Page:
Updated: Feb 3
At Stillwater Dwellings, we are committed to sustainable practices. Green building is a time-tested and intuitive approach to creating environmentally sound buildings. It combines age-old wisdom with modern building systems and technology.
Here are some of the ways in which our designs and panelized building systems conserve resources, are energy efficient, and can create healthier indoor environments.
Our LEED-Certified architects are committed to structural integrity, energy performance and minimizing environmental impact.
Mindful positioning of the home on the site to achieve optimal ventilation in summer as well as passive solar heating in cooler months.
Home site placement and engineering carried out with consideration to conservation and natural assets preservation.
High-quality, engineered wood is used providing years of trouble-free, dependable use. Engineered wood also helps with the reduction of waste and decreased disposal costs. Wood is a highly renewable resource – 27% more timber is grown than harvested each year.
Our standing seam metal roof lasts 40-60 years reducing, replacement, repair and waste.
FSC certified hardwood floors are available.
Kitchen and bathroom countertops made from recycled glass and porcelain are available.
Hybrid insulation system that give the house a minimum R-50 value for the roof, R-28 for the walls, and R-30 for the floors.
Photovoltaic and car charger ready.
Full solar energy management solutions.
Energy star appliances and lighting available.
Designed to take advantage of passive heating/cooling solutions.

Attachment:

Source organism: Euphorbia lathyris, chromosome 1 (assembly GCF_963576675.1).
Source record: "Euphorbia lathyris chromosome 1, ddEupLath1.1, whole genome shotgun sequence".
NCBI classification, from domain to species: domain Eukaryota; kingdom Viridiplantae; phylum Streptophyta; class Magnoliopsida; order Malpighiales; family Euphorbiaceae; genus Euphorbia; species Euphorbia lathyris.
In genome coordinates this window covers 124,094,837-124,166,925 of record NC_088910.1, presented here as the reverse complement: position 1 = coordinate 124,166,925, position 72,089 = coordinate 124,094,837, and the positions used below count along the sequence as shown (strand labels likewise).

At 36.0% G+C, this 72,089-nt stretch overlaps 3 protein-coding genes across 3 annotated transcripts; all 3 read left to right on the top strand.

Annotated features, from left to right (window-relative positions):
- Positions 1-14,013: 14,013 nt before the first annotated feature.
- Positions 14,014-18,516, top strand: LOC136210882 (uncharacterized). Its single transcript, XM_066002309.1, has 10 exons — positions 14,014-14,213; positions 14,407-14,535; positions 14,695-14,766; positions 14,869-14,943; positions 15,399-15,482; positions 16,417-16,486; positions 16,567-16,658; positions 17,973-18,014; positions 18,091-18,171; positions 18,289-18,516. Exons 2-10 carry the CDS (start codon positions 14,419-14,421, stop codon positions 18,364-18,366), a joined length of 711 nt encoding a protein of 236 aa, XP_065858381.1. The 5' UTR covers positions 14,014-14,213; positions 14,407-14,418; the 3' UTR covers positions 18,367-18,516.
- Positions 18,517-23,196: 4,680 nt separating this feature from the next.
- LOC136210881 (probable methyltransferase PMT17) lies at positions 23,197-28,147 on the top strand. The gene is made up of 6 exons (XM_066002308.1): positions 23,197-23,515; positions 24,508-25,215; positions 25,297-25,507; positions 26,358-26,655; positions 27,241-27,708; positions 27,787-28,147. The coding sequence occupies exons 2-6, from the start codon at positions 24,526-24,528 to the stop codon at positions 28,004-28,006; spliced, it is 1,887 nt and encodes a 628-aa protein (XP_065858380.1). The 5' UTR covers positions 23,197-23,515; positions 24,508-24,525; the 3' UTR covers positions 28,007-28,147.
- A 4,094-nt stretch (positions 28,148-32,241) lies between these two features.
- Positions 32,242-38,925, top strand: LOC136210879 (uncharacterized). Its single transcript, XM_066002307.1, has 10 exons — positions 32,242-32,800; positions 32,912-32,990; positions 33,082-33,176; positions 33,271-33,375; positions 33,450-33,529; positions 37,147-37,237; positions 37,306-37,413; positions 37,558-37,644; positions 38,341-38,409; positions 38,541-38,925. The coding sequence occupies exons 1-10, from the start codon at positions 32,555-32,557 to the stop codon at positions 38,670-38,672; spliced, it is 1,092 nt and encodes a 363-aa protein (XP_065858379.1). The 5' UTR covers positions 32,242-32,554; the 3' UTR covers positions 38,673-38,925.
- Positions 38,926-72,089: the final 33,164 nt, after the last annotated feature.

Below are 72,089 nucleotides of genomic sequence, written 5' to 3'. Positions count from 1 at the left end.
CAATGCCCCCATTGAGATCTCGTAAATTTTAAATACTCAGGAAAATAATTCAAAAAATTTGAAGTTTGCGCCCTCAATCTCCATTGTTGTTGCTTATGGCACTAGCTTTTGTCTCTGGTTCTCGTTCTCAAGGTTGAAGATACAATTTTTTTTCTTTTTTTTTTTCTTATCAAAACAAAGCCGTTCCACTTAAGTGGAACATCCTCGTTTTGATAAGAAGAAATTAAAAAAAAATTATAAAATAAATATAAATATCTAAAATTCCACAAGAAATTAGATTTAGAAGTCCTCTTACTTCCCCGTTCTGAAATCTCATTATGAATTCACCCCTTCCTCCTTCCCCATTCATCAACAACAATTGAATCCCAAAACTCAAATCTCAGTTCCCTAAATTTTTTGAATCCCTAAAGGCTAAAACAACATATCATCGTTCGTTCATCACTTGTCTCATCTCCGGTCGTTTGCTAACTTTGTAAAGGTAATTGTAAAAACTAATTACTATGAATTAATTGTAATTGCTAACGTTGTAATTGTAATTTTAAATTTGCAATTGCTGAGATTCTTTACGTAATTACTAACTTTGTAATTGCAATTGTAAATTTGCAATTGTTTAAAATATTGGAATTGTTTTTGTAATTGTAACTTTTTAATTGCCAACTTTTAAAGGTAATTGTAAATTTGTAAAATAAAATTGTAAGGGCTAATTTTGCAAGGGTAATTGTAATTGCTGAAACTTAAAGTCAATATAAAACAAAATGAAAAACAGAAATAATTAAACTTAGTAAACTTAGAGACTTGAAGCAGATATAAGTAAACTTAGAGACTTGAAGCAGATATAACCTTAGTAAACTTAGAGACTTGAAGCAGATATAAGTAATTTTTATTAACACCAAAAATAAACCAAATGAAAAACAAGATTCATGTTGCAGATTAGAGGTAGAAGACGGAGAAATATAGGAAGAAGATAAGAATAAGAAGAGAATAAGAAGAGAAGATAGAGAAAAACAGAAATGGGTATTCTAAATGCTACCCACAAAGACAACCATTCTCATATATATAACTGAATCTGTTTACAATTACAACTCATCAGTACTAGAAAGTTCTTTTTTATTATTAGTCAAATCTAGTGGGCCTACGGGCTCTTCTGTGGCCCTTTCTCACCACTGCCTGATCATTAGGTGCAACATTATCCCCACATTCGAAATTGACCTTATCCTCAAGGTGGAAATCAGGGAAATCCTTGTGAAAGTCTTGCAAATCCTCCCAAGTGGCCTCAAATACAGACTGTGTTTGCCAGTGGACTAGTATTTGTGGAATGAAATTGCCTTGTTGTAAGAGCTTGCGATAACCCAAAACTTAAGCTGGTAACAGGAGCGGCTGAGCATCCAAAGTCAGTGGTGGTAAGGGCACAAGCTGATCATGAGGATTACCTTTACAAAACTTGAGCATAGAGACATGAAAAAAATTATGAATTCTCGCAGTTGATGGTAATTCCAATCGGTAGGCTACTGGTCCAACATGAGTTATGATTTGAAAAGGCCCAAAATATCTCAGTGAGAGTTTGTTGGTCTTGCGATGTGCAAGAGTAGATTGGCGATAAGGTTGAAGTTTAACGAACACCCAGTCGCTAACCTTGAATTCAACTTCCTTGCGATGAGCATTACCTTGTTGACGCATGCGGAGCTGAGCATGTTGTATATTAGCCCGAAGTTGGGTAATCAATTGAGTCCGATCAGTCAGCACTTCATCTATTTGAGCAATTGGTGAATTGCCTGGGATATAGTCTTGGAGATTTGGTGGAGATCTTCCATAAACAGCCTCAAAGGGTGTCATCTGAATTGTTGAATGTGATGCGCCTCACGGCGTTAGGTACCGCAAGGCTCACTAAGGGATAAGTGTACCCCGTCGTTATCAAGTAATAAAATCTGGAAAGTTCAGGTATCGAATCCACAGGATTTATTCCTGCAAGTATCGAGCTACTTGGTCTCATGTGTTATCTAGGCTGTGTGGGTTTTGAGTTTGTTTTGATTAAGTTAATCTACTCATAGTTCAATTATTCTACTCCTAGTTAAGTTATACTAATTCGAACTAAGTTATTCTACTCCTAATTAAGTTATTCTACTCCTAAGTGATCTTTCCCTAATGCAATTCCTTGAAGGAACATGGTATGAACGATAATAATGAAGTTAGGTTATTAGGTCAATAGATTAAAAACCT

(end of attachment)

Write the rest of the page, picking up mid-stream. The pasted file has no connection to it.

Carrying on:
Panelized production allows for an overall higher quality home built with greater precision, potentially reducing overall energy consumption 15-20% over stick-built homes.
EMBODIED ENERGY Embodied energy is the total energy used to produce, transport and construct a home. According to the organization Architecture 2030, embodied energy often accounts for 15-20% of a building’s total energy use during a 50 year period. Using low embodied energy materials and processes reduce a home’s overall life cycle carbon footprint.
Reduced material waste of up to 50% over stick-built homes.
Reduction in deliveries to the site of up to 90%.
Safer working conditions in a factory-controlled environment.
Smaller construction footprint. Less truck traffic. Onsite construction process is shorter with less disruption to the environment and community in the form of noise and air pollution.
Reduced operational energy.
Prefabricated homes can be up to 25% faster to construct.
Homes are tightly insulated and assembled with optimal ventilation and air flow.
Low VOC (volatile organic compounds) paint.